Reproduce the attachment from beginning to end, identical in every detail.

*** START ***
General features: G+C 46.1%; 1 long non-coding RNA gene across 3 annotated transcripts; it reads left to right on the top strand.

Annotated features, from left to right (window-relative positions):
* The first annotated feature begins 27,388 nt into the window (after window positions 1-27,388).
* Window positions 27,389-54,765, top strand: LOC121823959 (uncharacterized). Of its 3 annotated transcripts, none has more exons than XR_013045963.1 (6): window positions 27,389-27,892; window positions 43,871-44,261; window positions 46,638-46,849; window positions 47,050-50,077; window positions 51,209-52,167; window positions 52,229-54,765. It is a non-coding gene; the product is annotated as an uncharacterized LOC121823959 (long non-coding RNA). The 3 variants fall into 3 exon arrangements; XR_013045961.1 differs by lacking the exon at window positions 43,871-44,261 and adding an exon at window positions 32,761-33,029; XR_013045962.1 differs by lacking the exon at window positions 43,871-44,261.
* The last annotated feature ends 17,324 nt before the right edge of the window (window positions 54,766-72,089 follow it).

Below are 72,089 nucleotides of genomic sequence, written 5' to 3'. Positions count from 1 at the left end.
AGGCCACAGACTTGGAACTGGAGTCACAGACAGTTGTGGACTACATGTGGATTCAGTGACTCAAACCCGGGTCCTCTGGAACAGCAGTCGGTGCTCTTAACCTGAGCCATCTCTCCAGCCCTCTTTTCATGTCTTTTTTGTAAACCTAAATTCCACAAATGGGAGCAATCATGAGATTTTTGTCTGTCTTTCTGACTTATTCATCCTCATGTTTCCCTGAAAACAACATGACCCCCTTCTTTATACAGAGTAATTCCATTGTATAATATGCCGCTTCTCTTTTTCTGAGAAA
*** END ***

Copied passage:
General features: G+C 46.1%; 1 long non-coding RNA gene across 3 annotated transcripts; it reads left to right on the top strand.

Annotated features, from left to right (window-relative positions):
* The first annotated feature begins 27,388 nt into the window (after window positions 1-27,388).
* Window positions 27,389-54,765, top strand: LOC121823959 (uncharacterized). Of its 3 annotated transcripts, none has more exons than XR_013045963.1 (6): window positions 27,389-27,892; window positions 43,871-44,261; window positions 46,638-46,849; window positions 47,050-50,077; window positions 51,209-52,167; window positions 52,229-54,765. It is a non-coding gene; the product is annotated as an uncharacterized LOC121823959 (long non-coding RNA). The 3 variants fall into 3 exon arrangements; XR_013045961.1 differs by lacking the exon at window positions 43,871-44,261 and adding an exon at window positions 32,761-33,029; XR_013045962.1 differs by lacking the exon at window positions 43,871-44,261.
* The last annotated feature ends 17,324 nt before the right edge of the window (window positions 54,766-72,089 follow it).

Below are 72,089 nucleotides of genomic sequence, written 5' to 3'. Positions count from 1 at the left end.
AGGCCACAGACTTGGAACTGGAGTCACAGACAGTTGTGGACTACATGTGGATTCAGTGACTCAAACCCGGGTCCTCTGGAACAGCAGTCGGTGCTCTTAACCTGAGCCATCTCTCCAGCCCTCTTTTCATGTCTTTTTTGTAAACCTAAATTCCACAAATGGGAGCAATCATGAGATTTTTGTCTGTCTTTCTGACTTATTCATCCTCATGTTTCCCTGAAAACAACATGACCCCCTTCTTTATACAGAGTAATTCCATTGTATAATATGCCGCTTCTCTTTTTCTGAGAAA